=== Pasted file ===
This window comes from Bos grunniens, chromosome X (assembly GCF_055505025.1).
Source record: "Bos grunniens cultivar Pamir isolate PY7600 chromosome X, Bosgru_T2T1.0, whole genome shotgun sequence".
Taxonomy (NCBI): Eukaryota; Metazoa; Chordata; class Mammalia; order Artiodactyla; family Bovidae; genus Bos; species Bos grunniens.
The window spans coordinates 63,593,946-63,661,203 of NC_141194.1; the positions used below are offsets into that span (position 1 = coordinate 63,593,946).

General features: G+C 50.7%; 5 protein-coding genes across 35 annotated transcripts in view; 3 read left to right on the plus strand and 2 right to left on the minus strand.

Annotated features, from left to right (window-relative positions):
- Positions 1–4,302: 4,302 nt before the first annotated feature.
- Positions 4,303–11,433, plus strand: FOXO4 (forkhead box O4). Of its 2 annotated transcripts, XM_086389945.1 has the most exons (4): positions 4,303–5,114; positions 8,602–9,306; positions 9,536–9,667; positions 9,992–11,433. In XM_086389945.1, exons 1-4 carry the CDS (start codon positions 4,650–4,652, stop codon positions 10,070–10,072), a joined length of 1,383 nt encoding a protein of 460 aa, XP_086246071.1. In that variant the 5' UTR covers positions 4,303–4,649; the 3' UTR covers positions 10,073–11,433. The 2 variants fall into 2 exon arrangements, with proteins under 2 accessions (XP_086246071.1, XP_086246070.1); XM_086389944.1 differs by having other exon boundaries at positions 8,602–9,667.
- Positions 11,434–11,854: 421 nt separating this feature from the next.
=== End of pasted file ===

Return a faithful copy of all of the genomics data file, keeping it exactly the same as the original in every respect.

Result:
This window comes from Bos grunniens, chromosome X (assembly GCF_055505025.1).
Source record: "Bos grunniens cultivar Pamir isolate PY7600 chromosome X, Bosgru_T2T1.0, whole genome shotgun sequence".
Taxonomy (NCBI): Eukaryota; Metazoa; Chordata; class Mammalia; order Artiodactyla; family Bovidae; genus Bos; species Bos grunniens.
The window spans coordinates 63,593,946-63,661,203 of NC_141194.1; the positions used below are offsets into that span (position 1 = coordinate 63,593,946).

General features: G+C 50.7%; 5 protein-coding genes across 35 annotated transcripts in view; 3 read left to right on the plus strand and 2 right to left on the minus strand.

Annotated features, from left to right (window-relative positions):
- Positions 1–4,302: 4,302 nt before the first annotated feature.
- Positions 4,303–11,433, plus strand: FOXO4 (forkhead box O4). Of its 2 annotated transcripts, XM_086389945.1 has the most exons (4): positions 4,303–5,114; positions 8,602–9,306; positions 9,536–9,667; positions 9,992–11,433. In XM_086389945.1, exons 1-4 carry the CDS (start codon positions 4,650–4,652, stop codon positions 10,070–10,072), a joined length of 1,383 nt encoding a protein of 460 aa, XP_086246071.1. In that variant the 5' UTR covers positions 4,303–4,649; the 3' UTR covers positions 10,073–11,433. The 2 variants fall into 2 exon arrangements, with proteins under 2 accessions (XP_086246071.1, XP_086246070.1); XM_086389944.1 differs by having other exon boundaries at positions 8,602–9,667.
- Positions 11,434–11,854: 421 nt separating this feature from the next.